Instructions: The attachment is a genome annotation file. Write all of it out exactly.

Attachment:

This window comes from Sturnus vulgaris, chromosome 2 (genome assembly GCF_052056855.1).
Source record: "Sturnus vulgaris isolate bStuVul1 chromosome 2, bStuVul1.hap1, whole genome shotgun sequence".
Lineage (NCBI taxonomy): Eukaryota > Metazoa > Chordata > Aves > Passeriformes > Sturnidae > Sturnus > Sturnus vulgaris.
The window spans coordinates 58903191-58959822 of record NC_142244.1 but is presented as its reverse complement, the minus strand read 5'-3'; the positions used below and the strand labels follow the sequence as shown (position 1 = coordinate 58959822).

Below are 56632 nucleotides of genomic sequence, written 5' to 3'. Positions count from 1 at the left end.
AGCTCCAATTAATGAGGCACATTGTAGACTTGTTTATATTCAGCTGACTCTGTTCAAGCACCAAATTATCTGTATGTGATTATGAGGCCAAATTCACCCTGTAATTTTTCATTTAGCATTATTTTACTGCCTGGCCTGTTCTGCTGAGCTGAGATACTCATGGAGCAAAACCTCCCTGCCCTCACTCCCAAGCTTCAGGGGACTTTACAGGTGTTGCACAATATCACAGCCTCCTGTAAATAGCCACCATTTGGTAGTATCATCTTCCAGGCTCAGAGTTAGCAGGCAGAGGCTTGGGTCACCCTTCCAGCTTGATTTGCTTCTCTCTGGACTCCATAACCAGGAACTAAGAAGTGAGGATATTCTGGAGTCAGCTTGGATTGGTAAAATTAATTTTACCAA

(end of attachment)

This window comes from Sturnus vulgaris, chromosome 2 (genome assembly GCF_052056855.1).
Source record: "Sturnus vulgaris isolate bStuVul1 chromosome 2, bStuVul1.hap1, whole genome shotgun sequence".
Lineage (NCBI taxonomy): Eukaryota > Metazoa > Chordata > Aves > Passeriformes > Sturnidae > Sturnus > Sturnus vulgaris.
The window spans coordinates 58903191-58959822 of record NC_142244.1 but is presented as its reverse complement, the minus strand read 5'-3'; the positions used below and the strand labels follow the sequence as shown (position 1 = coordinate 58959822).

Below are 56632 nucleotides of genomic sequence, written 5' to 3'. Positions count from 1 at the left end.
AGCTCCAATTAATGAGGCACATTGTAGACTTGTTTATATTCAGCTGACTCTGTTCAAGCACCAAATTATCTGTATGTGATTATGAGGCCAAATTCACCCTGTAATTTTTCATTTAGCATTATTTTACTGCCTGGCCTGTTCTGCTGAGCTGAGATACTCATGGAGCAAAACCTCCCTGCCCTCACTCCCAAGCTTCAGGGGACTTTACAGGTGTTGCACAATATCACAGCCTCCTGTAAATAGCCACCATTTGGTAGTATCATCTTCCAGGCTCAGAGTTAGCAGGCAGAGGCTTGGGTCACCCTTCCAGCTTGATTTGCTTCTCTCTGGACTCCATAACCAGGAACTAAGAAGTGAGGATATTCTGGAGTCAGCTTGGATTGGTAAAATTAATTTTACCAA